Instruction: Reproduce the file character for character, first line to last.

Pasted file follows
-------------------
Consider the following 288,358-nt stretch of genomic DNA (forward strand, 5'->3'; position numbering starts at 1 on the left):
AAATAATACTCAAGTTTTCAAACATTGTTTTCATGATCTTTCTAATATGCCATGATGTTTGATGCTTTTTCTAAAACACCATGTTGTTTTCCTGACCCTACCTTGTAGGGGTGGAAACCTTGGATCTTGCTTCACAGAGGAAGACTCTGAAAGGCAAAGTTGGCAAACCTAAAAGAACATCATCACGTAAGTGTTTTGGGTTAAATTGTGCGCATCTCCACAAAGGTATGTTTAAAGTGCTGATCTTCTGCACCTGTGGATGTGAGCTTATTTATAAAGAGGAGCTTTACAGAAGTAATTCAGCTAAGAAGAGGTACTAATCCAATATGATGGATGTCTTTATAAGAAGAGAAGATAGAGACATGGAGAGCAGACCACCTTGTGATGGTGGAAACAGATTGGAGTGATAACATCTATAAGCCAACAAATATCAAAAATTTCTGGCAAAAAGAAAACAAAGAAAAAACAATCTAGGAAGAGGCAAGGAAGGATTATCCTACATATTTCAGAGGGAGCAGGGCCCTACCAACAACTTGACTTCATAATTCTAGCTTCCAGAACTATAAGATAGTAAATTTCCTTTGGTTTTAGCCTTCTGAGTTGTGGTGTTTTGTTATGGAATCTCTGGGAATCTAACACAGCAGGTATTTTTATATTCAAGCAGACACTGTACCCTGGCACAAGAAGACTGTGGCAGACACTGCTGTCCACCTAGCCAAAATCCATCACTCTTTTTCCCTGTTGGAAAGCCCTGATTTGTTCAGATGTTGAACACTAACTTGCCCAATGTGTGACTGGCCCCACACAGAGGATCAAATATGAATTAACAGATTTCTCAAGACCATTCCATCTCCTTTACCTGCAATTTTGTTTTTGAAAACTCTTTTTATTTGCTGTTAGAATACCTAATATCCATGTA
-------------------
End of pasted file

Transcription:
Consider the following 288,358-nt stretch of genomic DNA (forward strand, 5'->3'; position numbering starts at 1 on the left):
AAATAATACTCAAGTTTTCAAACATTGTTTTCATGATCTTTCTAATATGCCATGATGTTTGATGCTTTTTCTAAAACACCATGTTGTTTTCCTGACCCTACCTTGTAGGGGTGGAAACCTTGGATCTTGCTTCACAGAGGAAGACTCTGAAAGGCAAAGTTGGCAAACCTAAAAGAACATCATCACGTAAGTGTTTTGGGTTAAATTGTGCGCATCTCCACAAAGGTATGTTTAAAGTGCTGATCTTCTGCACCTGTGGATGTGAGCTTATTTATAAAGAGGAGCTTTACAGAAGTAATTCAGCTAAGAAGAGGTACTAATCCAATATGATGGATGTCTTTATAAGAAGAGAAGATAGAGACATGGAGAGCAGACCACCTTGTGATGGTGGAAACAGATTGGAGTGATAACATCTATAAGCCAACAAATATCAAAAATTTCTGGCAAAAAGAAAACAAAGAAAAAACAATCTAGGAAGAGGCAAGGAAGGATTATCCTACATATTTCAGAGGGAGCAGGGCCCTACCAACAACTTGACTTCATAATTCTAGCTTCCAGAACTATAAGATAGTAAATTTCCTTTGGTTTTAGCCTTCTGAGTTGTGGTGTTTTGTTATGGAATCTCTGGGAATCTAACACAGCAGGTATTTTTATATTCAAGCAGACACTGTACCCTGGCACAAGAAGACTGTGGCAGACACTGCTGTCCACCTAGCCAAAATCCATCACTCTTTTTCCCTGTTGGAAAGCCCTGATTTGTTCAGATGTTGAACACTAACTTGCCCAATGTGTGACTGGCCCCACACAGAGGATCAAATATGAATTAACAGATTTCTCAAGACCATTCCATCTCCTTTACCTGCAATTTTGTTTTTGAAAACTCTTTTTATTTGCTGTTAGAATACCTAATATCCATGTA